What if Sylvanas had some other motivation we found out about later? Like, she had to do this so that the Old Gods would know she was on to them or something? Equally unsatisfying. She still did something atrociously evil, but now she gets to bypass all of the consequences for those actions. It’s not supported by the framing of events, either, and it’s the same sort of trick that they tried (and failed) to pull off with Illidan in Legion.

And if we get to kill Sylvanas? Well, then she’s just being placed in the same position as Garrosh, doing a story arc we’ve already seen before, except falling victim to the universal law of diminishing returns (if something is cool the first time, it’s only going to be half as cool every subsequent time).

Or, of course, there’s the possibility that absolutely nothing will be done. Which leaves Horde players feeling like they’ve gone from a faction that can be evil to one that is definitely evil, Alliance players feeling as if they’re constant punching bags for the writers to victimize, and absolutely no one happy with the storytelling.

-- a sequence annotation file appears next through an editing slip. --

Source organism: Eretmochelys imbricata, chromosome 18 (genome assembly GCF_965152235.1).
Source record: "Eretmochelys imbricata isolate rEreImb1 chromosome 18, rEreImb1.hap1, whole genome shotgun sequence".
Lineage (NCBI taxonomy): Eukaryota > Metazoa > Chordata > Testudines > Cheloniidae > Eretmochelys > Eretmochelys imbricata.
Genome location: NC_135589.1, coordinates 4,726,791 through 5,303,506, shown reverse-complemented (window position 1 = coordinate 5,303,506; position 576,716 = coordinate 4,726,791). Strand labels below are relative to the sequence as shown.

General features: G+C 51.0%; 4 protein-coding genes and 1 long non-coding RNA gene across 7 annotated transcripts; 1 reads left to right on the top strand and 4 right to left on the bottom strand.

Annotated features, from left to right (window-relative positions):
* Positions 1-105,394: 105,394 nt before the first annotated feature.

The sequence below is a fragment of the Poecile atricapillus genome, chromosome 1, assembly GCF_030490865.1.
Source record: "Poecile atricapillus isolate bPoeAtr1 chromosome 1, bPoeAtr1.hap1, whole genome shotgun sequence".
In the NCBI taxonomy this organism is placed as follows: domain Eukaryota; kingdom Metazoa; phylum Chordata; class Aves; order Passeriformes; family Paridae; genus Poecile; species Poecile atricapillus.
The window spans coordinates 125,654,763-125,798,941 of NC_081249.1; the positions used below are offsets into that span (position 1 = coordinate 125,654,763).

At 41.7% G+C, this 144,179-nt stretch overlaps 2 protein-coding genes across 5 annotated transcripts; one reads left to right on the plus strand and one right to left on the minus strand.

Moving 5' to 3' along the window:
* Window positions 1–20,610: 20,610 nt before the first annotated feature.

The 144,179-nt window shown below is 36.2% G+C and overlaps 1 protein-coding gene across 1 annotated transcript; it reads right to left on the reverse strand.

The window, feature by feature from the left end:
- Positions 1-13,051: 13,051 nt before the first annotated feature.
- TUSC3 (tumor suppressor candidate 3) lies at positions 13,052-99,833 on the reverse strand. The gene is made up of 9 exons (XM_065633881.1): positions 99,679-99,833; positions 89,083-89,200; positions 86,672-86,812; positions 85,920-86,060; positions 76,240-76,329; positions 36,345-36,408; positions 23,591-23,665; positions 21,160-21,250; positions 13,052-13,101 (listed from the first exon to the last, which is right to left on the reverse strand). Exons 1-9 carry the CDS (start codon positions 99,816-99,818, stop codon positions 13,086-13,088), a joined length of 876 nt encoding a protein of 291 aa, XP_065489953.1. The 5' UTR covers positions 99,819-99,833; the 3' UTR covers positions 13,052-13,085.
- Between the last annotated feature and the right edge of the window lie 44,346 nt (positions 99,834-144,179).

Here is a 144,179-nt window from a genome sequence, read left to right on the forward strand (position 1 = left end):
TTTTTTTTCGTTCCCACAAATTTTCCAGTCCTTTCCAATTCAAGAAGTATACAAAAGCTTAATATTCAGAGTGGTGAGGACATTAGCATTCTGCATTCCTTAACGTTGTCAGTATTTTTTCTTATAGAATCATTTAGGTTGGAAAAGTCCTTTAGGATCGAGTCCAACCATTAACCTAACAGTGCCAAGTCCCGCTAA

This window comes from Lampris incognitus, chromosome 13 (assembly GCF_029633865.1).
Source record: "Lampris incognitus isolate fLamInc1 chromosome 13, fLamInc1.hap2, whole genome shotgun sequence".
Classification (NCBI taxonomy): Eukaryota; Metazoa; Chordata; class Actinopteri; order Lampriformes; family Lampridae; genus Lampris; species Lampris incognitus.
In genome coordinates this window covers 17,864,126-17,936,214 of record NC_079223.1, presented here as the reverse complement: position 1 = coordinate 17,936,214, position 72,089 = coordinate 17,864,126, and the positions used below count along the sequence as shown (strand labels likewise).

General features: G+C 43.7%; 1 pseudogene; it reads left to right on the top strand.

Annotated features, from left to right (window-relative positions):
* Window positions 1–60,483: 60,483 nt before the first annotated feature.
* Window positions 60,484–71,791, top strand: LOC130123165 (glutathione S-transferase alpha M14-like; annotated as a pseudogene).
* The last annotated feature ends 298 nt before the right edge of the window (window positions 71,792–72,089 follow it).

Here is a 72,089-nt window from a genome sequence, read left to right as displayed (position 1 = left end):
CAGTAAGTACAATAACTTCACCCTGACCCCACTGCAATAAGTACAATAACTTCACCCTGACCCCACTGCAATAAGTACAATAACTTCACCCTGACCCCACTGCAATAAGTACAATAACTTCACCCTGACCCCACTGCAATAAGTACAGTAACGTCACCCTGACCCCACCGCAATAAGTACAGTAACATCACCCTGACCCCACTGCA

I’ve always felt like WoW requires you to take some bits from the story and polish them off while leaving the rest alone. It seems like that’s just the sort of methodology that the game encourages; you try to take what’s good and that’s got to be enough. But I find myself struggling to see what in the world we’re supposed to get out of this, and seeing the writers argue that we just need to see where it’s going ring particularly false.

We’ve seen where this is going. It’s here. And it’s stupid.

War never changes, but World of Warcraft does, with a decade of history and a huge footprint in the MMORPG industry. Join Eliot Lefebvre each week for a new installment of WoW Factor as he examines the enormous MMO, how it interacts with the larger world of online gaming, and what’s new in the worlds of Azeroth and Draenor.